Since NASA astronauts are bound by U.S. tax law, we can presume that international astronauts would also follow the laws of their own countries. Major ISS partners, for example, include Russia, the European Space Agency, Japan and Canada. Citizens of each country pay taxes to their respective national tax agency.

A select few astronauts have been dual citizens of the United States and Canada. Assuming the home agency is NASA and the astronaut is paid in the United States, they may file taxes to the IRS. But with Canadian citizenship involved, Canadian tax obligations are likely and there may be payments to the Canada Revenue Agency; do check carefully with a tax professional in these cases.

In the European Union, "the amount of tax each citizen pays is decided by their national government", according to the union's website, and Japan and Russia have their own tax systems as well.

Related: The International Space Station: Inside and out (infographic)

The four private astronauts of the Axiom Space Ax-1 mission to the International Space Station wave to students at Space Center Houston during a video call on April 13, 2022, shortly before annual tax filing days in the United States and Canada that month. They are (from left): U.S. Ax-1 pilot Larry Connor; U.S. commander and former NASA astronaut Michael López-Alegría; Canadian entrepreneur Mark Pathy; and Israeli entrepeneur Eytan Stibbe. (Image credit: Axiom Space)

How do tourists and private astronauts pay tax from space?

Yes, space tourists and private, non-agency astronauts are also subject to taxes. A Canadian case study shows the importance of making sure you stay up to date with the tax authority in your home country.

In 2009, Canadian businessperson Guy Laliberté took a 12-day jaunt to the ISS to in part, film a documentary for the One Drop Foundation clear-water charity. Laliberté, who is founder of circus troupe Cirque du Soleil, paid the $41 million Canadian (roughly $41 million USD in 2009) trip through a Cirque corporation called Family Holdco. Laliberté then attempted to claim a shareholder benefit of $4 million Canadian in his tax return.

"Upon appeal, the Tax Court of Canada mainly disagreed with Laliberté's contentions that the trip should be considered a promotional activity for Cirque du Soleil and One Drop Foundation, and should not be considered an activity giving rise to a shareholder benefit," Canadian Lawyer Magazine stated. Laliberté was said to owe back taxes due to this situation.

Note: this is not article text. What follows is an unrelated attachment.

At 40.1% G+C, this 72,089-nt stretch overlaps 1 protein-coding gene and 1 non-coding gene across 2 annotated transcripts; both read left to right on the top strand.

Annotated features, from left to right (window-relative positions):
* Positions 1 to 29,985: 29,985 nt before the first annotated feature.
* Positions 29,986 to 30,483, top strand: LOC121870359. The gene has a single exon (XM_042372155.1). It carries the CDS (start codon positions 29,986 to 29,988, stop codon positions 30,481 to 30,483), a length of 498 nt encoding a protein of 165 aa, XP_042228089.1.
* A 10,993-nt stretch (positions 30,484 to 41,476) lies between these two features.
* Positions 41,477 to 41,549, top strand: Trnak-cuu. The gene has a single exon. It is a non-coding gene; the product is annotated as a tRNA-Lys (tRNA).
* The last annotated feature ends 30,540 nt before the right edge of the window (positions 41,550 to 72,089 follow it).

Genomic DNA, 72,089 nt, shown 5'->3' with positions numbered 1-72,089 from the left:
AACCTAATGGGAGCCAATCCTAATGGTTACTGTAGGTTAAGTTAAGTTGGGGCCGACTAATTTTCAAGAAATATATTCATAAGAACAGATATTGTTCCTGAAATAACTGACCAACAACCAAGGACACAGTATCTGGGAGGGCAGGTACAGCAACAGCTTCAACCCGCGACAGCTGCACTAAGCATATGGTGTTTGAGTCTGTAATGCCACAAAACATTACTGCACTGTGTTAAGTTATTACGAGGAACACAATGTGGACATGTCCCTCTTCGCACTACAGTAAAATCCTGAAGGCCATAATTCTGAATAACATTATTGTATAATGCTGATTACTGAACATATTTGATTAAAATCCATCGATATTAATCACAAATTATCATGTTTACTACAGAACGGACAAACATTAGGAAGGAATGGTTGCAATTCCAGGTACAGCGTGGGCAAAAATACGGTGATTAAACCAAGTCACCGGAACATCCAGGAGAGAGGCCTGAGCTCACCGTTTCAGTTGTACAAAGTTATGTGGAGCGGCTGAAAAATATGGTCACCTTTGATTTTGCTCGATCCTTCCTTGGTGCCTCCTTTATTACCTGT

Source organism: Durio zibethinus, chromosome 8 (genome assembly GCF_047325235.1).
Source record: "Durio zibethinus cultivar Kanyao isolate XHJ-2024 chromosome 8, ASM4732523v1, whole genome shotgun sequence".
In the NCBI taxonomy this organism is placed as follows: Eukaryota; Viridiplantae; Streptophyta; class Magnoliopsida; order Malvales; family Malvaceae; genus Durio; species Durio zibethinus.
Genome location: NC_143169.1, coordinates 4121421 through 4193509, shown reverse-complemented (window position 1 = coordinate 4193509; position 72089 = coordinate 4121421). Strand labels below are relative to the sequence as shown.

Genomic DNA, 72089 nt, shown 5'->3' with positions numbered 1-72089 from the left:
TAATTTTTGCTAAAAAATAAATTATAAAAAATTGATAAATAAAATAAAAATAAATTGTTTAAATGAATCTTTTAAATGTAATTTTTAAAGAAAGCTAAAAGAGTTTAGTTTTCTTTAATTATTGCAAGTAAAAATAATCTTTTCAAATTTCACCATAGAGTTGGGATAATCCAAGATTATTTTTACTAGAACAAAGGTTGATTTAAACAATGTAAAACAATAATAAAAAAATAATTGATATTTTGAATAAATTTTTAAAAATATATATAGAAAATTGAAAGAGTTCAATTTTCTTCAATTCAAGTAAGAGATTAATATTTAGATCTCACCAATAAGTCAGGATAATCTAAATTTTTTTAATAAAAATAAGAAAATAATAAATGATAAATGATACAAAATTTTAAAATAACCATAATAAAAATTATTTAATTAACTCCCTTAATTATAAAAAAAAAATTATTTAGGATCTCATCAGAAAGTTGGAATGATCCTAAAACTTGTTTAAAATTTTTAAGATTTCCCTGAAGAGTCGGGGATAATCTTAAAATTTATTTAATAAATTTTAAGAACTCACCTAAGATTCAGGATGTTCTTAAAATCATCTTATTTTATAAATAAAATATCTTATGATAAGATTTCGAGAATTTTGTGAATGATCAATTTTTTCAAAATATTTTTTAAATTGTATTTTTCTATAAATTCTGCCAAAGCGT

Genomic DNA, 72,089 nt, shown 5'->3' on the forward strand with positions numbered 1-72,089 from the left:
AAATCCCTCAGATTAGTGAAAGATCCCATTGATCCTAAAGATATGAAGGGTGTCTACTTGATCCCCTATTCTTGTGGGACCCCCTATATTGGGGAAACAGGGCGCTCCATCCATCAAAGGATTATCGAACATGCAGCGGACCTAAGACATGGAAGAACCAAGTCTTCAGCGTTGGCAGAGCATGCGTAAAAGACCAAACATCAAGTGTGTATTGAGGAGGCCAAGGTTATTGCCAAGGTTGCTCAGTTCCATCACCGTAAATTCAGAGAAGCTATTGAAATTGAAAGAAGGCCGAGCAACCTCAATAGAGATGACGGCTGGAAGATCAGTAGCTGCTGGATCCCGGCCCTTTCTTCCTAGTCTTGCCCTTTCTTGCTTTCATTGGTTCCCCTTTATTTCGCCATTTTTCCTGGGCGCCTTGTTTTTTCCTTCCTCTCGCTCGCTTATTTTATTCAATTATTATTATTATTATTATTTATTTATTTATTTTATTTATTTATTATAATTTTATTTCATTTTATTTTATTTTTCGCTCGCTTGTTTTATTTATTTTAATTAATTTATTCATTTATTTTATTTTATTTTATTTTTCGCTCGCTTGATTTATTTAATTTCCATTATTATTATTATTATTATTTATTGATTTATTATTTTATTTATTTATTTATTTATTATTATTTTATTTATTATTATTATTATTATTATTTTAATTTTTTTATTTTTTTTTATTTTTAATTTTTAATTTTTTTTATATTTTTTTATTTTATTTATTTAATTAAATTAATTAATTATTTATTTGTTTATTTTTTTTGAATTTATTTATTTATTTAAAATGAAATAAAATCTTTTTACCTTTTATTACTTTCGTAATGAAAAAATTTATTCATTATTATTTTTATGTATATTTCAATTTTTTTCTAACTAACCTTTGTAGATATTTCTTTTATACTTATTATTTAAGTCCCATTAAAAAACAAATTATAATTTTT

In the United States in 2021, U.S. Rep. Earl Blumenauer (D-Oregon) attempted to introduce legislation called the Securing Protections Against Carbon Emissions (SPACE) Tax Act to impose new excise taxes on space tourism trips, but that legislation did not get approved.

Related: Do space tourists really understand the risk they're taking?

Jack Swigert was a last-minute replacement on the Apollo 13 crew, just three days before the launch on April 11, 1970. On April 12, about a day after launching, he realized he forgot to file his taxes due in just three more days.  (Image credit: NASA)

The Apollo 13 tax issue

Apollo 13 astronaut Jack Swigert was assigned to the famous mission on April 8, 1970 just three days before the moon mission was launched on April 11. He was supposed to be on the backup crew, but the prime crew was unwittingly exposed to German measles. The prime crew member Swigert replaced — command module pilot Ken Mattingly — had no known immunity and was deemed a flight risk for the mission.

Swigert got occupied with last-minute preparations and found himself in space with no taxes filed, and no way to easily file them before the deadline. U.S. tax day was April 15, the same day his two crewmates (commander Jim Lovell and lunar module pilot Fred Haise) were supposed to be touching down on the moon. Splashdown on Earth wouldn't be until April 21, according to the original NASA flight plan. (That flight plan was aborted due to an in-flight emergency April 13, forcing a safe return to Earth on April 17.)

On April 12, some banter between the spacecraft and Mission Control talked about Swigert's tax dilemma, which he also disclosed to Lovell shortly before the call, according to the Smithsonian's Air and Space Magazine. 

Related: 50 years ago, Apollo 13's Jack Swigert flew to the moon, but forgot something big. Taxes.

Official portrait of the Apollo 13 NASA astronauts: from left are Jim Lovell, Jack Swigert and Fred Haise. (Image credit: NASA/JSC)

"Uh-oh, have you guys completed your income tax?" came the call from Mission Control, according to a transcript of communications.